I realize injuries are an inherent part of football, but do you think any changes in the training and conditioning staff might make a difference?

Fire the trainers? Really? That's where we are now? It's John Norwig's fault that Ben Roethlisberger sprained an MCL? What could Garrett Giemont have done to prevent Roethlisberger from spraining his foot when it got caught under him as Aldon Smith was sacking him? You cannot actually believe Le'Veon Bell's injury resulted from him being out of shape? I can understand some fans' need to assign responsibility and/or place blame, but this is taking it to a ridiculous extreme. Apparently from your question, you actually don't realize "injuries are an inherent part of football."

Dri Archer often returned kickoffs and didn't even get out to the 20-yard line, which is where the ball would be placed for a touchback. Do those situations artificially inflate the player's statistics? For instance, if a kickoff returner elects to return the kickoff and only gets to the 15-yard line, is that considered a 15-yard gain or a 5-yard loss? It would seem like it should count as a 5-yard loss, since the player made a bad decision, and should not have brought the ball out of the end zone.

Kickoff returns are measured from the spot where the returner fields the ball to where he ends up being tackled. The 20-yard line has no bearing on this. If the returner fields the ball 5-yards deep in the end zone and runs it out to the 13-yard line, it's an 18-yard return. That's the way the NFL keeps its kickoff return statistics. And what if the returner gets tackled inside the 20-yard line because a teammate misses a block? Then it wasn't necessarily a bad decision.

Will Gay is honored at the Holy Family Courage House Luncheon.

What was the real deal with picking up Jacoby Jones and letting Dri Archer go? Jacoby Jones didn't play well for San Diego and did not perform well for us against the Raiders. I almost feel like we picked him up so the Ravens wouldn't be able to snag him (he is a fan favorite in Baltimore). Dri Archer had a good return the prior week just to have it called back due to a holding call.

Why do so many fans always look for some conspiracy theory? This is what Coach Mike Tomlin said about the transaction, "It really wasn't about Dri Archer. It was about the opportunity to acquire a guy with the pedigree of Jacoby Jones. He has been in the league since 2008, and he has nine kick returns for touchdowns – four on punts and five on kickoffs. He has done it on big stages. He went 108 (yards for a touchdown) in the Super Bowl. Anytime you have an opportunity to add a guy like that to your group, a guy you have knowledge of and believe would be a good fit, you do it."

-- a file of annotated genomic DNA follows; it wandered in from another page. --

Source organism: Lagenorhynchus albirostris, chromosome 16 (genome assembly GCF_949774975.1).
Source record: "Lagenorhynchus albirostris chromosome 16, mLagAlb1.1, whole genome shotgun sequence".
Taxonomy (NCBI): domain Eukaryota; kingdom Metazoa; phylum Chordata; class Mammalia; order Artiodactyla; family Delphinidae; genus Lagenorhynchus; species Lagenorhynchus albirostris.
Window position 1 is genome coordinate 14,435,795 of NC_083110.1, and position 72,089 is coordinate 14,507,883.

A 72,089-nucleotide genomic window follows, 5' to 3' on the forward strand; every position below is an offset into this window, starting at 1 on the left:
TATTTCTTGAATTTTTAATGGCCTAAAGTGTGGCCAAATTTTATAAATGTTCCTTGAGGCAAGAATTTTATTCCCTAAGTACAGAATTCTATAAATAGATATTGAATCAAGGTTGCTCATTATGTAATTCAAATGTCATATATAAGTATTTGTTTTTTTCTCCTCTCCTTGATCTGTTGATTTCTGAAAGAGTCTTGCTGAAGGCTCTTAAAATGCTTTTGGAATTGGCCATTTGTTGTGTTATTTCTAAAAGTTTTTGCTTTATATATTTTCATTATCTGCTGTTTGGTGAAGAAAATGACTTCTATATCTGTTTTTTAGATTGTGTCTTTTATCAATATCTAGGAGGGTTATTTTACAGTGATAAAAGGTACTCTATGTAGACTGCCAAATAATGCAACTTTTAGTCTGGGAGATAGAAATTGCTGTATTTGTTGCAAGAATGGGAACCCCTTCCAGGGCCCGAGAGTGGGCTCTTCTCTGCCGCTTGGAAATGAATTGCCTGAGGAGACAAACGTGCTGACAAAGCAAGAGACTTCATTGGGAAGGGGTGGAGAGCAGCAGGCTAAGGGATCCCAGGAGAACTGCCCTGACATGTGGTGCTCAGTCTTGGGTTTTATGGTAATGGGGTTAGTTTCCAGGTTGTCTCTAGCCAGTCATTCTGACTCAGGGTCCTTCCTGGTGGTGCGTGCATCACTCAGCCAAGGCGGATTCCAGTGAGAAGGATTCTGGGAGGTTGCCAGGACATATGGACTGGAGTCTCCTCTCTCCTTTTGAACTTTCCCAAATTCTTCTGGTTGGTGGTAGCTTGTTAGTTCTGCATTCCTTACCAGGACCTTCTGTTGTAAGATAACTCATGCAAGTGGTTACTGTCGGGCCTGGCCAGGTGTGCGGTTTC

I don't believe the Steelers would make a waiver claim on a player and then release a player they believed was better just so the Ravens didn't get what they wanted. The place the Steelers really want to beat the Ravens is on the field, and the way to beat the Ravens on the field is to have a better team that's playing better.

I can't stand so much negativity among fans and the media. I am a sarcastic optimist. That being said, we've held the best offenses we've faced to season lows in points. The Patriots scored 28, the Ravens scored 23, the Chiefs scored 23, and the Chargers scored 20. If the defense continues to improve and limit points and yards we should be good. Am I alone in being a glass-half-full guy? We're getting sacks and turnovers, which is what people were crying about.

Some fact-checking: the Patriots scored only 27 points last week against the Redskins; the Ravens scored 13 vs. Denver, 20 vs. San Francisco, and 18 vs. Arizona; the Chiefs scored 21 vs. Cincinnati, 17 vs. Chicago, and 10 vs. Minnesota; and San Diego scored 19 vs. Cincinnati, 14 vs. Minnesota, and 19 vs. Chicago. So, your assertion about holding the Patriots, Ravens, Chiefs, and Chargers to season-lows in points scored is inaccurate, but I would agree that the Steelers defense is doing a decent job in terms of points allowed per game – where they currently rank eighth in the NFL, and they are on pace to better their sack and takeaway totals from 2014. Maybe your glass isn't quite half-full, but I have seen photos of Ewa Beach, Hawaii, and I would have a rosy outlook if I lived in paradise, too.